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Migration and Education Decisions in a Dynamic General Equilibrium Framework

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Abstract

With growing international skilled labor mobility, education and migration decisions have become increasingly inter-related, and potentially have a large impact on the growth trajectories of source countries, through their effects on labor supply, savings, or the cost of education. The authors develop a generic dynamic general equilibrium model to analyze the education-migration nexus in a consistent framework. They use the model as a laboratory to test empirical conditions for the existence of net brain gain, that is, greater domestic accumulation of human capital (in per capita terms) with greater migration of skilled workers. The results suggest that although some structural parameters can favor simultaneously greater human capital accumulation and greater skilled migration --such as high ratio of remittances over domestic incomes, high dependency ratios in migrant households, low dependency ratios in source countries, increasing returns to scale in the education sector, technological transfers and export market access with Diasporas, and efficient financial markets -- this does not necessarily mean that greater migration encourages the constitution of greater stocks of human capital in source countries.

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  • Dessus, Sebastien & Nahas, Charbel, 2008. "Migration and Education Decisions in a Dynamic General Equilibrium Framework," Policy Research Working Paper Series 4775, The World Bank.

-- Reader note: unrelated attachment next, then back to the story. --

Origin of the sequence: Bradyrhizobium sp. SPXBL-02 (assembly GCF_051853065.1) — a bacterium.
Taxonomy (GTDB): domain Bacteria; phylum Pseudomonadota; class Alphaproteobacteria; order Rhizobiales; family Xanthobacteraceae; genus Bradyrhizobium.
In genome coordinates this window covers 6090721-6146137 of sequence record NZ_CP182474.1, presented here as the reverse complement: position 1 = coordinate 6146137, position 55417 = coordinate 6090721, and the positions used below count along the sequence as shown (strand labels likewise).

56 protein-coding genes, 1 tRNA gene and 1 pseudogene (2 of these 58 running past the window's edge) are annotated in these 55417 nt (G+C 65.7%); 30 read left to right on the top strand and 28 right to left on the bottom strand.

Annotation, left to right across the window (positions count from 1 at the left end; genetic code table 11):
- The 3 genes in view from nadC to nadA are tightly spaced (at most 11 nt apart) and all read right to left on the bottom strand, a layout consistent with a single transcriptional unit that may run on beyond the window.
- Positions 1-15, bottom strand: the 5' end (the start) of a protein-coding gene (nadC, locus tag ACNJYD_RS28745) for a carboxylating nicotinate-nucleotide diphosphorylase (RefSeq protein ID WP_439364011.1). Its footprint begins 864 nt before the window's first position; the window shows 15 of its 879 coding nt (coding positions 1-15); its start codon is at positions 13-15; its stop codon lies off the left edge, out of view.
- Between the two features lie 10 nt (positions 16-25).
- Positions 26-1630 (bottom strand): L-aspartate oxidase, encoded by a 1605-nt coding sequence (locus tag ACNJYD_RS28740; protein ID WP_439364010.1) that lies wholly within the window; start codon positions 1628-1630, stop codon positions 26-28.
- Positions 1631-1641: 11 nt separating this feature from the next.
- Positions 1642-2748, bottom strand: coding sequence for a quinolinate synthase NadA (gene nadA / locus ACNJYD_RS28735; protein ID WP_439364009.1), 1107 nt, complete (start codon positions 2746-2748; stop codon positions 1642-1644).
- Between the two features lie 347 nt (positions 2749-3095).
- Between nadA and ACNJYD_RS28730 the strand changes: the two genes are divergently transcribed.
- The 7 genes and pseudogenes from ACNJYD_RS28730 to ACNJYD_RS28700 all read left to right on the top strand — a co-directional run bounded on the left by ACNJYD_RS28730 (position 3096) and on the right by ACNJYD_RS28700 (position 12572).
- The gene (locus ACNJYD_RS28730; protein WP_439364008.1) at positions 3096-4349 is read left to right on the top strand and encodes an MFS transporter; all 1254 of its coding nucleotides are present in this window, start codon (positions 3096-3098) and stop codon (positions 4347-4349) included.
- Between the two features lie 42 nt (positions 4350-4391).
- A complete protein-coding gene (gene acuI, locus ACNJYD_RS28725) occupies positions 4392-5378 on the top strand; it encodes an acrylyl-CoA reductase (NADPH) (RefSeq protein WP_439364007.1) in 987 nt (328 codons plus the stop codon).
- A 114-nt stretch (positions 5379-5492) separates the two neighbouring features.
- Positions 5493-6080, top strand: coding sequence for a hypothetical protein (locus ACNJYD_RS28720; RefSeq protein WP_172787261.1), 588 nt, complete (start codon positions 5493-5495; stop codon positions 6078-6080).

• Handle: RePEc:wbk:wbrwps:4775
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    1. Docquier, Frédéric & Faye, Ousmane & Pestieau, Pierre, 2008. "Is migration a good substitute for education subsidies?," Journal of Development Economics, Elsevier, vol. 86(2), pages 263-276, June.
    2. Michael Clemens & Satish Chand, 2008. "Human Capital Investment under Exit Options: Evidence from a Natural Quasi-Experiment," Working Papers 152, Center for Global Development, revised Feb 2019.
    3. Michel Beine & Fréderic Docquier & Hillel Rapoport, 2008. "Brain Drain and Human Capital Formation in Developing Countries: Winners and Losers," Economic Journal, Royal Economic Society, vol. 118(528), pages 631-652, April.
    4. Beine, Michel & Docquier, Frederic & Rapoport, Hillel, 2001. "Brain drain and economic growth: theory and evidence," Journal of Development Economics, Elsevier, vol. 64(1), pages 275-289, February.
    5. Devesh Kapur, 2001. "Diasporas and Technology Transfer," Journal of Human Development and Capabilities, Taylor & Francis Journals, vol. 2(2), pages 265-286.
    6. Bhagwati, Jagdish & Hamada, Koichi, 1974. "The brain drain, international integration of markets for professionals and unemployment : A theoretical analysis," Journal of Development Economics, Elsevier, vol. 1(1), pages 19-42, April.
    7. Beghin, John C. & Dessus, Sebastien & Roland-Holst, David & Van der Mensbrugghe, Dominique, 2002. "Empirical Modelling of Trade and the Environment," Staff General Research Papers Archive 5385, Iowa State University, Department of Economics.
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    More about this item

    Keywords

    Migration; Education; Brain Gain; Brain Drain; General Equilibrium Models;

    JEL classification:

    • C68 - Mathematical and Quantitative Methods - - Mathematical Methods; Programming Models; Mathematical and Simulation Modeling - - - Computable General Equilibrium Models
    • P36 - Economic Systems - - Socialist Institutions and Their Transitions - - - Consumer Economics; Health; Education and Training; Welfare, Income, Wealth, and Poverty
    • R23 - Urban, Rural, Regional, Real Estate, and Transportation Economics - - Household Analysis - - - Regional Migration; Regional Labor Markets; Population

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